HP's MediaSmart Server will be powered by an AMD processor and includes four hard drive bays and four USB ports for printer or external storage connections.
Microsoft's long-anticipated home server software will first appear on a Hewlett-Packard box sometime in the second half of 2007, the companies announced from the Consumer Electronics Show. But its success, an analyst said Monday, rests on how easy the home server is to use, not the length of its spec sheet.
"It's an intriguing idea," says Michael Cherry of Directions on Microsoft. "But its success won't be based as much on an analysis of the technical specifications [as on] how good of a job they do in packaging, and how easy it is to use."
On Sunday, Bill Gates, Microsoft's chairman announced Windows Home Server during a presentation at CES, the massive trade show in Las Vegas this week. "This is for homes where you've got either multiple PCs or Xboxes, the case where you want to have your storage available at all times to the different devices," said Gates. "HP will brand it as the HP MediaSmart Server, and it's the Windows Home Server software with their enhancements that will run on top of that.
"We think it's a category that can explode in importance," Gates added.
HP's MediaSmart Server is to be powered by a 1.8-GHz 64-bit Sempron processor from Advanced Micro Devices, includes four hard drive bays and four USB ports for printer or external storage connections, and comes in a box about 10 inches high by 5.5 wide by 9 deep. HP didn't disclose a ship date and hasn't set the storage capacities of the one or two drives that will ship in the enclosure. If all four bays are packed with 750-GB drives and all four USB ports used to connect to similar-sized external drives, the total storage of the HP server tops out at 6 terabytes.
HP did not commit to a price for the new hardware. Currently, it sells two Media Vault home servers at prices of $380 (300 Gbytes) and $550 (500 Gbytes).
The new server software is based on Windows Server 2003 code, not the upcoming Longhorn as earlier reported, says Steven VanRoekel, the director of Windows Server solutions. "That's the core, but we've added lots around it to make it easier to use." The software will not be sold to end users -- only to equipment makers and system builders -- so there will be no provision for turning a standard PC into a home server. The necessary client software will be available for Windows XP, Media Center, and Vista.
According to the InsideMicrosoft blogger Nathan Weinberg, Beta 2 of Home Server will release Jan. 22, while deadlines for Release Candidate and Release to Manufacturing editions are currently set as May 15 and June 22, respectively.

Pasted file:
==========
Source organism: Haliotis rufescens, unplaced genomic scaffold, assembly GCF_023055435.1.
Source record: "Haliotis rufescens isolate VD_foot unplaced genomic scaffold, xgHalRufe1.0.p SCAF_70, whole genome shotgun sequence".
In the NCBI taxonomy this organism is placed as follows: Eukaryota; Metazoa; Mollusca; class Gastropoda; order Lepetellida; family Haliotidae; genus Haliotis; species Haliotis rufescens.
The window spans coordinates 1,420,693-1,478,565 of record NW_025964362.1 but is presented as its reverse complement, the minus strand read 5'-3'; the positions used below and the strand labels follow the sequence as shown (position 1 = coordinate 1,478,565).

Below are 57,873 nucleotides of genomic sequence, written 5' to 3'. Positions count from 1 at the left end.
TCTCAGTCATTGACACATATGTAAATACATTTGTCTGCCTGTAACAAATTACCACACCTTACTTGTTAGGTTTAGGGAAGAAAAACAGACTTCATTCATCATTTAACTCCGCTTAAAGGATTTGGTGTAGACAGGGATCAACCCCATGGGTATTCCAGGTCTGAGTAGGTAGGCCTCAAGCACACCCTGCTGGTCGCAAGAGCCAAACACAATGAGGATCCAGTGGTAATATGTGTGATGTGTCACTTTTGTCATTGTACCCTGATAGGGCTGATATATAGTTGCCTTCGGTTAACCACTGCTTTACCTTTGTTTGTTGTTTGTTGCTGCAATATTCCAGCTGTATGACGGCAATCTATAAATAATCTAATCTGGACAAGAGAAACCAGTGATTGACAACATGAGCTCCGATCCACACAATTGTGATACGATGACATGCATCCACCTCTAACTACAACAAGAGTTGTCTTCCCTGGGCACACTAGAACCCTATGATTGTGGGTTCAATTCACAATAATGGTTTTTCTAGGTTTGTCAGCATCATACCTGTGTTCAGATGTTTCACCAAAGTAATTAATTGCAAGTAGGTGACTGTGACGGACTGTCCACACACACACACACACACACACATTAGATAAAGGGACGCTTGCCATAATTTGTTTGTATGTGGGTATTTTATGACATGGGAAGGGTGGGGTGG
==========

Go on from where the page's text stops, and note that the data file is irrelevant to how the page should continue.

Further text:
"We will have another beta in a few weeks," confirms VanRoekel. "And retail availability should be in the back-to-school-ish time."
The software will perform automated backups of all systems connected to the network, let users restore damaged PCs from the central storage device, provide remote access via a personalized (and free) Windows Live Internet address, and stream digital content to Xbox 360 game consoles or others Windows Media Connect-supported hardware. Non-Windows systems -- such as machines running Mac OS X or Linux -- will see the Home Server as a file server, and be able to access data on it via Windows' SMB (Server Message Block) file sharing protocol.
"Backups will be done by default daily," says VanRoekel, "but that can be changed by the user. The first time you run Windows Home Server, it does a full backup of all systems." From then on, backups are incremental, with only changed or added files stored on the server. "We've carried that notion across all the PCs in the house, so that if more than one PC has the same version of Office [on it], we back up Office only once."
Data files, says VanRoekel, are examined at the bit level so that if files with the same filename exist on multiple PCs, each is backed up only if they're actually different. "If you have the same photograph on two machines, but then edit one, we'll back up both."
Microsoft also will push the idea of easy expansion to potential buyers of Windows Home Server-equipped hardware, adds VanRoekel. On the HP MediaSmart Server, for example, users will be able to open a drawer to a bay and slide in a new drive while the server is powered up.
Directions' Cherry, however, emphasized that a realistic opinion on Microsoft's latest home entry won't be possible until the software's available for a look-see. "The spec sheets are all well and good, but you'll have to see how they actually built the interface," he says. "You'll have to get a sense of how much management someone in the house has to do to use it."
Like the recently released Zune, which competes with Apple's iPod, Windows Home Server's success will depend on an intangible factor. "The question for the Zune was whether or not it's cool. It's not whether it's cool for Windows Home Server, but whether or not it's easy," says Cherry.
"If they succeed in that, we won't care what it's like inside. In fact, the price won't even be that important," he says. "If early adopters say it's easy to set up, that will be enough."
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